QF 4 inch Mk V naval gun

Ordnance QF 4 inch gun Mk V

High-angle gun aboard sloop HMS Weston on convoy escort during World War II
Type Naval gun
Anti-aircraft gun
Coastal defence gun
Place of origin  United Kingdom
Service history
In service 1914 - 1940s
Used by British Empire
Wars World War I
World War II
Production history
Number built 944[1]
Weight Barrel & breech: 4,890 lb (2,220 kg)[2]
Barrel length Bore: 15 ft (4.6 m)
(45 cal)
Total: 15 ft 8 in (4.8 m)[2]

Shell 31 lb (14.1 kg) fixed QF or Separate-loading QF
Calibre 4-inch (101.6 mm)
Breech horizontal sliding block
Recoil hydro-pneumatic or hydro-spring 15 inches (380 mm)
Elevation mounting dependent
Traverse mounting dependent
Muzzle velocity 2,350 ft/s (716 m/s)[2]
Maximum firing range Surface: 16,300 yd (15,000 m)[3]
AA: 28,750 ft (8,800 m)[2]
Filling Lyddite, Amatol
Filling weight 5 pounds (2.27 kg)

The QF 4 inch Mk V gun[note 1] was a Royal Navy gun of World War I which was adapted on HA (i.e. high-angle) mountings to the heavy anti-aircraft role both at sea and on land, and was also used as a coast defence gun.


LA gun and crew on HMS Galatea, February 1917
LA gun on HMS Vampire firing circa 1938

This QF gun was introduced to provide a higher rate of fire than the BL 4 inch Mk VII. It first appeared in 1914 as secondary armament on Arethusa class cruisers, was soon adapted to a high-angle anti-aircraft role. It was typically used on cruisers and heavier ships, although V and W class destroyers of 1917 also mounted the gun.

Mk V was superseded by the QF 4 inch Mk XVI as the HA (i.e. anti-aircraft) gun on new warships in the 1930s, but it continued to serve on many ships such as destroyers, light and heavy cruisers in World War II.[4]

Army anti-aircraft gun

Early in World War I several guns were supplied by the Navy for evaluation as anti-aircraft guns for the home defence of key installations in Britain. They were mounted on static platforms and proved fairly successful after a fixed round was developed to replace the original separate round, and more followed. The AA mounting allowed elevation to 80° but loading was not possible above 62°, which slowed the maximum rate of fire.[5] At the Armistice a total of 24 guns were employed in AA defences in Britain and 2 in France.[6] After World War I the guns were returned to the Navy.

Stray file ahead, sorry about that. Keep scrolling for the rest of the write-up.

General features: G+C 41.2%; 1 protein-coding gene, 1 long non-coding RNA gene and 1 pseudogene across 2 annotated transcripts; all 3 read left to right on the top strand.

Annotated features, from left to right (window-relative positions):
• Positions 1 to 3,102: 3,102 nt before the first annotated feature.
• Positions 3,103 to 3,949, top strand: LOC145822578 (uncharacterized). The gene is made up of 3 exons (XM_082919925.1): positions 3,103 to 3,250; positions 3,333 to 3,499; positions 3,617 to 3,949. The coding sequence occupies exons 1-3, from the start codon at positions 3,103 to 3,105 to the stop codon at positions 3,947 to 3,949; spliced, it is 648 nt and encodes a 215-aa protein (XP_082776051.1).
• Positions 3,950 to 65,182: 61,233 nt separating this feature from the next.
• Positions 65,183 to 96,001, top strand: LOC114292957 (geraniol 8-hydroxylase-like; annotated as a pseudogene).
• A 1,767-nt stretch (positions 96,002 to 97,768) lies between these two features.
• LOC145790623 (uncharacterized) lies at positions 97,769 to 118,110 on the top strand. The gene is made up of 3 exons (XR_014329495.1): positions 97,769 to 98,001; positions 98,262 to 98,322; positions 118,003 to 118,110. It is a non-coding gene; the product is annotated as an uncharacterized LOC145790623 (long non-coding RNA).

Coast Defence gun

From 1915 to 1928 several guns were mounted in forts to guard the estuary of the River Humber.[7]

Anti-aircraft performance

The following table[8] compares the gun's performance with the other British World War I anti-aircraft guns:-

Gun m/v ft/s Shell (lb) Time to 5,000 ft (1,500 m) at 25° (seconds) Time to 10,000 ft (3,000 m) at 40° (seconds) Time to 15,000 ft (4,600 m) at 55° (seconds) Max. height (ft)[9]
QF 13 pdr 9 cwt 1990 12.5 10.1 15.5 22.1 19,000
QF 12 pdr 12 cwt 2200 12.5 9.1 14.1 19.1 20,000
QF 3 inch 20 cwt 1914 2500 12.5 8.3 12.6 16.3 23,500
QF 3 inch 20 cwt 1916 2000 16 9.2 13.7 18.8 22,000[10]
QF 4 inch Mk V World War I 2350 31 (3 c.r.h.) 4.4?? 9.6 12.3 28,750
QF 4 inch Mk V World War II [11] 2350 31 (4.38/6 c.r.h.) ? ? ? 31,000


Ammunition for the original low-angle guns introduced in World War I was Separate QF i.e. the shell and cartridge were separate items, but in World War II most guns used Fixed QF ammunition i.e. a single unit.

See also

Weapons of comparable role, performance and era

Surviving examples


  1. Mk V = Mark 5. Britain used Roman numerals to denote Marks (models) of ordnance until after World War II. Mark V indicates this was the fifth model of QF 4-inch gun.


  1. Tony DiGiulian quotes 283 Mk VC built for the navy during WWII; 554 earlier types built for the navy; about 107 earlier types built for the Army in WWI.
  2. 1 2 3 4 Hogg & Thurston 1972, Page 101
  3. WWI 3 c.r.h. HE shell. Tony DiGiulian, "British 4"/45 (10.2 cm) QF Mark V and Mark XV"
  4. Tony DiGiulian's webpage provides comprehensive information on this gun's Naval service. Tony DiGiulian (January 13, 2008). "British 4"/45 (10.2 cm) QF Mark V and Mark XV". Retrieved 2008-03-29.
  5. Hogg & Thurston 1972, Page 100
  6. Routledge 1994, Page 27
  7. Hogg & Thurston 1972, Page 98
  8. Routledge 1994, Page 9
  9. Hogg & Thurston 1972, Page 234-235
  10. Routledge 1994, Page 13
  11. WWII details from Tony DiGiulian's website


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